Visual ReCode Now Works With .NET 6

Visual ReCode now works with .NET 6, the long-term support release of the newest .NET. This means if developers want to convert .NET Framework WCF projects to gRPC on .NET 6, they can do so with the Visual ReCode extension.

In practice, this also meant we needed to update Visual ReCode to support Visual Studio 2022, the only version of Visual Studio (VS) compatible with .NET 6. While we are not currently dropping VS 2019 support, we strongly believe that most migrations moving forward should target .NET 6, and therefore use our VS 2022 extension.

So let’s go over some of the changes made to Visual ReCode to best prepare you for .NET 6 migrations.

The Visual ReCode Extension Manager

Screenshot of the Visual Recode Exentsion Manager, showing the VS 2019 and VS 2022 install options

As users move from one version of VS to the other, they will need to install the correct Visual ReCode extension.

The easiest way to manage Visual ReCode is with our Extension Manager. Liscensing, installs, and updates moving forward will be handled there. So anyone moving to VS 2022 can easily install the appropriate version of Visual ReCode and remove unused versions.

From now on, Visual ReCode will use the Extension Manager to handle updates, meaning you don’t need to reinstall the whole program every time. When an update is available, you will simply get a Windows notification, and can access the update from there.

.NET 6 as a Target Framework

Screenshot of Visual Recode extension in the configure output menu, including a dropdown list of the .NET 6.0, .NET 5.0, and .NET Core 3.1 taret framework options

Visual ReCode has had .NET Core 3.1 and .NET 5 as target framework options for over a year. Now, we have an option for .NET 6. This option currently writes .NET Framework WCF to .NET 6 gRPC services and can use other Visual ReCode features, such as generating proxy projects or guided project upgrades.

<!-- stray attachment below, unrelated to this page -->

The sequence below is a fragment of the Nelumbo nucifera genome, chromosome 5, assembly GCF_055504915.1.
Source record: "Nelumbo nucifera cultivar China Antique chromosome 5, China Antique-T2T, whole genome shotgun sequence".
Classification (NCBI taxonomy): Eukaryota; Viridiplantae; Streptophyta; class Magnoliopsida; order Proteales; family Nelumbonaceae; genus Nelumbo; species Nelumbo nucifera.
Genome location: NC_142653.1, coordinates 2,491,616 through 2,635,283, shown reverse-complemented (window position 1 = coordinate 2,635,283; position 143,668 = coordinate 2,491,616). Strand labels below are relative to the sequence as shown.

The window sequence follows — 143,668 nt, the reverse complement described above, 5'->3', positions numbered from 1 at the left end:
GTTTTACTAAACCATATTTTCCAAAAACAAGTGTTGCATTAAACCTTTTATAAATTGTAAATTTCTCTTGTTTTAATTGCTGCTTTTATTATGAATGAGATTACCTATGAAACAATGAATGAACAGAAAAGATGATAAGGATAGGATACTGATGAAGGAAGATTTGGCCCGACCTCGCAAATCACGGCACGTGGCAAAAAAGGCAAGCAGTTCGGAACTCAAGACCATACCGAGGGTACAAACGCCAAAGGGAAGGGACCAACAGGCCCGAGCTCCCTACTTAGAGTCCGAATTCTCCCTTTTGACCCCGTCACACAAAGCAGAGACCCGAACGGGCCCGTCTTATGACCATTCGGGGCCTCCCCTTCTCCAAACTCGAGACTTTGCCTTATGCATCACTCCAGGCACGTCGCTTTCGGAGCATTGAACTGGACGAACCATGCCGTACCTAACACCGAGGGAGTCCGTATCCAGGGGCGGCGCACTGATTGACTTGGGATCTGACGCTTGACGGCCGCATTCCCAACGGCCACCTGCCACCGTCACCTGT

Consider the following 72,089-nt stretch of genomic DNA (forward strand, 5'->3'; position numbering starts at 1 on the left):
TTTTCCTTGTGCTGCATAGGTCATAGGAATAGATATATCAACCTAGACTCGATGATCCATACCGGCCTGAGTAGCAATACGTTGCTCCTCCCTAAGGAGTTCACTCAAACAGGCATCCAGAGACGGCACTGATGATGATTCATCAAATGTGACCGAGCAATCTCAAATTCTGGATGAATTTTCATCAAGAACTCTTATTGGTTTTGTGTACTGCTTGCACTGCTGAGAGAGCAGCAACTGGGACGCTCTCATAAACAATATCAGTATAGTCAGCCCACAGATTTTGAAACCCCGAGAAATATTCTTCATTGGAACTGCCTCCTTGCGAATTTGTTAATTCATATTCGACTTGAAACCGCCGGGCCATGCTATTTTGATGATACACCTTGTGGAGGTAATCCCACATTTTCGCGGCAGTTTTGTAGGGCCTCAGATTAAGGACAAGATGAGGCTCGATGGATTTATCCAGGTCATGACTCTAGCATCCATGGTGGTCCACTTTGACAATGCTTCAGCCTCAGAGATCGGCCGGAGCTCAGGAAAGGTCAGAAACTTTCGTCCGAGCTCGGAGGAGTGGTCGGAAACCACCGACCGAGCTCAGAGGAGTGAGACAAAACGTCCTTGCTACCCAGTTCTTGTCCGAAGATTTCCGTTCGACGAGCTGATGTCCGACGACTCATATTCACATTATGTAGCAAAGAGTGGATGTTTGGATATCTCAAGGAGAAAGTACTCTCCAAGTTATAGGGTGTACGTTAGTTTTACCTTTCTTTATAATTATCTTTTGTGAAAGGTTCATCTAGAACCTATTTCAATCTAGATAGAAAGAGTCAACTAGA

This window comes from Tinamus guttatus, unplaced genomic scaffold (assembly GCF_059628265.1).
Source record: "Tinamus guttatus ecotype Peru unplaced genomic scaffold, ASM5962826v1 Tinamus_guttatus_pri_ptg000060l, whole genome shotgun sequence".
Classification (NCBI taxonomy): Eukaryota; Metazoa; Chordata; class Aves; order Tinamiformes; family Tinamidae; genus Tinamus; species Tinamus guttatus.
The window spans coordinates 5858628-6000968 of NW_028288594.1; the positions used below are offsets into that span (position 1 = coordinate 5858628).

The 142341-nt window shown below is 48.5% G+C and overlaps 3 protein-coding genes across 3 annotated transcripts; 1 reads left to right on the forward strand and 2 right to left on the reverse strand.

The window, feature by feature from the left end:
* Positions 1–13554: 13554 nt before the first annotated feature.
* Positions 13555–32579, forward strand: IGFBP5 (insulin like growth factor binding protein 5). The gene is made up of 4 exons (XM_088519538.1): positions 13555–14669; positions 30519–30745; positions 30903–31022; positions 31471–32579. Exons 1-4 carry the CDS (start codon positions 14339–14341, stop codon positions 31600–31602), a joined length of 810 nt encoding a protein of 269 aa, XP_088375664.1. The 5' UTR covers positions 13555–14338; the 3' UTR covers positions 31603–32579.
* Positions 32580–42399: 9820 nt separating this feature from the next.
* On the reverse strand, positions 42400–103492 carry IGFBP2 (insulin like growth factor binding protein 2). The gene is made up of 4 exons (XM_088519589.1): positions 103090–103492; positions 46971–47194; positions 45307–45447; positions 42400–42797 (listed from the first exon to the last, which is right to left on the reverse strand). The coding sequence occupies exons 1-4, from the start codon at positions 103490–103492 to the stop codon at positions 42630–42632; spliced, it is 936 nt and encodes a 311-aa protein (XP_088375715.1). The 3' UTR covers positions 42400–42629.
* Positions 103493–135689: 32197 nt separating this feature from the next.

Broadly, anyone who wants to migrate within the next eighteen months should consider targeting .NET 6. Not only does .NET 6 currently have the best performance and newest features, but it has the best support period out of the available .NET Core options. It’s the most recent long-term support release, and the support window lasts until the release of .NET 9. If you decide within that period you want to use .NET 7 or .NET 8, you should be able to upgrade from .NET 6 easily. You can find more in-depth discussion on .NET 6 migrations in our most recent blog post.

It doesn’t mean we are currently dropping the options to target .NET Core 3.1 or .NET 5. They are still in their Microsoft support periods, and we get that something as difficult as a migration won’t always happen at the exact right time. So you can safely upgrade Visual ReCode to the next version and continue where you left off. Just know that migration to .NET 6 (or .NET 7) will soon follow if you intend to use Microsoft supported releases.

Bug fixes, Performance Updates, and More in the Newest Visual ReCode

Along with .NET 6 and VS 2022 support, Visual ReCode 2022.1 includes additional bug fixes and optimizations. You can learn more about the latest release in our patch notes below.

Visual Recode 2022.1

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